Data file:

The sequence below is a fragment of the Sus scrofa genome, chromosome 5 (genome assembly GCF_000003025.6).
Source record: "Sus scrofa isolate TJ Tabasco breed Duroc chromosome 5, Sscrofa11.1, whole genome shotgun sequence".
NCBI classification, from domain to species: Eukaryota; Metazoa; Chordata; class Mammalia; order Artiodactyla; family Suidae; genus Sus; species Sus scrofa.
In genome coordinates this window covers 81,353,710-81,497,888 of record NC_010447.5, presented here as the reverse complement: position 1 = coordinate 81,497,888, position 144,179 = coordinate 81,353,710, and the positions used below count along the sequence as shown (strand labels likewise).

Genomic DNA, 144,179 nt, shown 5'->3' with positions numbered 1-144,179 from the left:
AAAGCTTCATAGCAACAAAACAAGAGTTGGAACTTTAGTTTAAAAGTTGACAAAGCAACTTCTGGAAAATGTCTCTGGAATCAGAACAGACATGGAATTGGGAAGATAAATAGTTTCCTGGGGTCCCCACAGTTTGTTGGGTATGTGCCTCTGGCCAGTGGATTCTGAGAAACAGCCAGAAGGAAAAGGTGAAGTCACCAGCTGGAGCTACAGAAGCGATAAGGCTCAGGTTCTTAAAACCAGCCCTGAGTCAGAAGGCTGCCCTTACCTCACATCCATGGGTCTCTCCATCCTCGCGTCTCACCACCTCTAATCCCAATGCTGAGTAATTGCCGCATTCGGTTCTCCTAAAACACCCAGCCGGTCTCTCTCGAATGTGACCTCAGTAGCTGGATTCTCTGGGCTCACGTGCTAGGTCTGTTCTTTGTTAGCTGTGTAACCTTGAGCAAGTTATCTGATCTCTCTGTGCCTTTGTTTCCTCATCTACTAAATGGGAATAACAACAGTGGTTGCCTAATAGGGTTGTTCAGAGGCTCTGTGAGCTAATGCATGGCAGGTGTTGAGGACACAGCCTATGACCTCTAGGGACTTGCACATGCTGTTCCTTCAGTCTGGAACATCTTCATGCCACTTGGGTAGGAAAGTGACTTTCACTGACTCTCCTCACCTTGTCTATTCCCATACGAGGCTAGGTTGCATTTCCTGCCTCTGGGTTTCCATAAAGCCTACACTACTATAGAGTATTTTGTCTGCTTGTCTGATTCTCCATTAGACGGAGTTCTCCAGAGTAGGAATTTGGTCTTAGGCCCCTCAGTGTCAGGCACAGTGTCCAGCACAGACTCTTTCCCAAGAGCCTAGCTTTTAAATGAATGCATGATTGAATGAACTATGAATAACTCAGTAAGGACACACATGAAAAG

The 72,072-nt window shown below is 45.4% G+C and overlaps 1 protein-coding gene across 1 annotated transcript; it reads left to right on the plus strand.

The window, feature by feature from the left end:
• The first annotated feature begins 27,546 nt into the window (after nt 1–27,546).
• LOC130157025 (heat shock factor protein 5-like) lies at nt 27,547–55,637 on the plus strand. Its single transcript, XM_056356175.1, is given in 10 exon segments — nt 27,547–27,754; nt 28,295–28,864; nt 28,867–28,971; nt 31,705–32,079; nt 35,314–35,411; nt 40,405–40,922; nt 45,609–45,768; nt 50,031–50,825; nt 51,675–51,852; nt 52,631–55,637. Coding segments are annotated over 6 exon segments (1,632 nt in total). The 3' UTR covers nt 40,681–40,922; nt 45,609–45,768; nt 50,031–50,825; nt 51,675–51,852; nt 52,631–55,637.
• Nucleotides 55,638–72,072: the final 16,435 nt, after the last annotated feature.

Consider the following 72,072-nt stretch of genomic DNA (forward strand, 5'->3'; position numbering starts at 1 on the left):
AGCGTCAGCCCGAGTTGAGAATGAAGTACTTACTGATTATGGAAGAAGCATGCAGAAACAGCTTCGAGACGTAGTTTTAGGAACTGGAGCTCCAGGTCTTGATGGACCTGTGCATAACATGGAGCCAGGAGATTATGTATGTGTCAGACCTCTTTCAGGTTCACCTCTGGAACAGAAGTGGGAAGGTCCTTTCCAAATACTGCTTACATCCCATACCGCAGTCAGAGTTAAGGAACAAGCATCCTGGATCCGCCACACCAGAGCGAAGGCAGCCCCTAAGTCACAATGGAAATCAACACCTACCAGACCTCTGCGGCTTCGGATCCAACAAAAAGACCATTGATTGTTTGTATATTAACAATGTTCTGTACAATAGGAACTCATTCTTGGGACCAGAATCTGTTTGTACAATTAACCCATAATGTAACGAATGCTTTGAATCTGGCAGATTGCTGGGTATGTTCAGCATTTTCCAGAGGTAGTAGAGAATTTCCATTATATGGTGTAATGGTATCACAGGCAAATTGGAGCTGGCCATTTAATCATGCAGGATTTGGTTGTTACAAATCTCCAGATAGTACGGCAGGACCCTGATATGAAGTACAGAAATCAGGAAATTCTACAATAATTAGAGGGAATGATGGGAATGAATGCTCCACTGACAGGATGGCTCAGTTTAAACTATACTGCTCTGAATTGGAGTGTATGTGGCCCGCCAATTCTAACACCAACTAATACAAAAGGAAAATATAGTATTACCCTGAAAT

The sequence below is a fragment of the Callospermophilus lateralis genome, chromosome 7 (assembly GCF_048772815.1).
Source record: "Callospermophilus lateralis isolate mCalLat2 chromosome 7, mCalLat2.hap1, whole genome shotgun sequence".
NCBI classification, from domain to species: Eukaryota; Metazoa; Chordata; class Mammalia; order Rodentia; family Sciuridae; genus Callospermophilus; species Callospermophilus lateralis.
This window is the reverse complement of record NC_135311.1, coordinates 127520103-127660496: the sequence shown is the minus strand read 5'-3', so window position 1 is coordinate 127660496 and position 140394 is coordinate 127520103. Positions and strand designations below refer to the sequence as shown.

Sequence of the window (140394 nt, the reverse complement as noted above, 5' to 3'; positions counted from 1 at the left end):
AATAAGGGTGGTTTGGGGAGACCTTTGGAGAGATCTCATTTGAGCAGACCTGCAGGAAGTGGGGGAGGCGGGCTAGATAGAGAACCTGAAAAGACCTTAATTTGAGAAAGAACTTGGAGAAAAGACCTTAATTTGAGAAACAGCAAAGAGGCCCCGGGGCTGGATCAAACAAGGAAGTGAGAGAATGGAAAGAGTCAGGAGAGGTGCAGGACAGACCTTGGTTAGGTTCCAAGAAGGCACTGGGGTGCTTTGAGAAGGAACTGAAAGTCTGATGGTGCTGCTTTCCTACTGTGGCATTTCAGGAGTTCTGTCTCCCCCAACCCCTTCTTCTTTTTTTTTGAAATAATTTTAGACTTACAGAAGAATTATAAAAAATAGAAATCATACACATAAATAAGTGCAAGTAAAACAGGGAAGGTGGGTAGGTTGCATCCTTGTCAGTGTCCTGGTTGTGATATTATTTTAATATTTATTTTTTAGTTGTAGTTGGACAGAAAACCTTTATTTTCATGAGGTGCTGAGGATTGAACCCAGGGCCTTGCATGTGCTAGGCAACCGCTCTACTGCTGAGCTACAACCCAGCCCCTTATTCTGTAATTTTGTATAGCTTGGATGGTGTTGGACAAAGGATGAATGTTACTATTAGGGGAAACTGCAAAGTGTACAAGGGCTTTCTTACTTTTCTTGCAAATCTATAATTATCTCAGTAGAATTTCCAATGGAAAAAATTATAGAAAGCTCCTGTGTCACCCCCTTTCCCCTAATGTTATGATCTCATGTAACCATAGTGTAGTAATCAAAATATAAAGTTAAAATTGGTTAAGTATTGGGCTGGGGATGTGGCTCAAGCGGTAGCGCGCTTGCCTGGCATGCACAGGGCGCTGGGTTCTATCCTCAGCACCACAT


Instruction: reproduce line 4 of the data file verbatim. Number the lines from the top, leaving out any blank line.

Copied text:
In genome coordinates this window covers 81,353,710-81,497,888 of record NC_010447.5, presented here as the reverse complement: position 1 = coordinate 81,497,888, position 144,179 = coordinate 81,353,710, and the positions used below count along the sequence as shown (strand labels likewise).